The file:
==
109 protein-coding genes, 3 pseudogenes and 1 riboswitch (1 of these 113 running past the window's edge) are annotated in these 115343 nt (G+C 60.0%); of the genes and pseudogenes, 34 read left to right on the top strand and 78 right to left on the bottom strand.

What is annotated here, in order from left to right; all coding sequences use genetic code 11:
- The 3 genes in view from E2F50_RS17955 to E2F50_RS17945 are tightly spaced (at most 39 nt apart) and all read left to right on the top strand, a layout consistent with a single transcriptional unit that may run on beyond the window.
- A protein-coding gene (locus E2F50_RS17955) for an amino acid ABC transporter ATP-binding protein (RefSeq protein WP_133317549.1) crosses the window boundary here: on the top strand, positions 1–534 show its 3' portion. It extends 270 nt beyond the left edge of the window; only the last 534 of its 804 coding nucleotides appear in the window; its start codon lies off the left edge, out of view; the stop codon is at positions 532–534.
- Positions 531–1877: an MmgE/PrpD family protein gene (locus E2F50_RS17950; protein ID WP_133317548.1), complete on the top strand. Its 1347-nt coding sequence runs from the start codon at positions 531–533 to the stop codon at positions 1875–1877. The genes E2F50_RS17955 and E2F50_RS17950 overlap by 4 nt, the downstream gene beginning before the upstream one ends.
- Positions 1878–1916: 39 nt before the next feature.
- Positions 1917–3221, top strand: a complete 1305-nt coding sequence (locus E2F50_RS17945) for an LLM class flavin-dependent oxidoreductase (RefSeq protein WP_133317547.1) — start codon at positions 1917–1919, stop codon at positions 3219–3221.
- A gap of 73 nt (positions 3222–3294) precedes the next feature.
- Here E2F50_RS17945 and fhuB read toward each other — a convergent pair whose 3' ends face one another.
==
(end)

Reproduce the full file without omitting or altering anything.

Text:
109 protein-coding genes, 3 pseudogenes and 1 riboswitch (1 of these 113 running past the window's edge) are annotated in these 115343 nt (G+C 60.0%); of the genes and pseudogenes, 34 read left to right on the top strand and 78 right to left on the bottom strand.

What is annotated here, in order from left to right; all coding sequences use genetic code 11:
- The 3 genes in view from E2F50_RS17955 to E2F50_RS17945 are tightly spaced (at most 39 nt apart) and all read left to right on the top strand, a layout consistent with a single transcriptional unit that may run on beyond the window.
- A protein-coding gene (locus E2F50_RS17955) for an amino acid ABC transporter ATP-binding protein (RefSeq protein WP_133317549.1) crosses the window boundary here: on the top strand, positions 1–534 show its 3' portion. It extends 270 nt beyond the left edge of the window; only the last 534 of its 804 coding nucleotides appear in the window; its start codon lies off the left edge, out of view; the stop codon is at positions 532–534.
- Positions 531–1877: an MmgE/PrpD family protein gene (locus E2F50_RS17950; protein ID WP_133317548.1), complete on the top strand. Its 1347-nt coding sequence runs from the start codon at positions 531–533 to the stop codon at positions 1875–1877. The genes E2F50_RS17955 and E2F50_RS17950 overlap by 4 nt, the downstream gene beginning before the upstream one ends.
- Positions 1878–1916: 39 nt before the next feature.
- Positions 1917–3221, top strand: a complete 1305-nt coding sequence (locus E2F50_RS17945) for an LLM class flavin-dependent oxidoreductase (RefSeq protein WP_133317547.1) — start codon at positions 1917–1919, stop codon at positions 3219–3221.
- A gap of 73 nt (positions 3222–3294) precedes the next feature.
- Here E2F50_RS17945 and fhuB read toward each other — a convergent pair whose 3' ends face one another.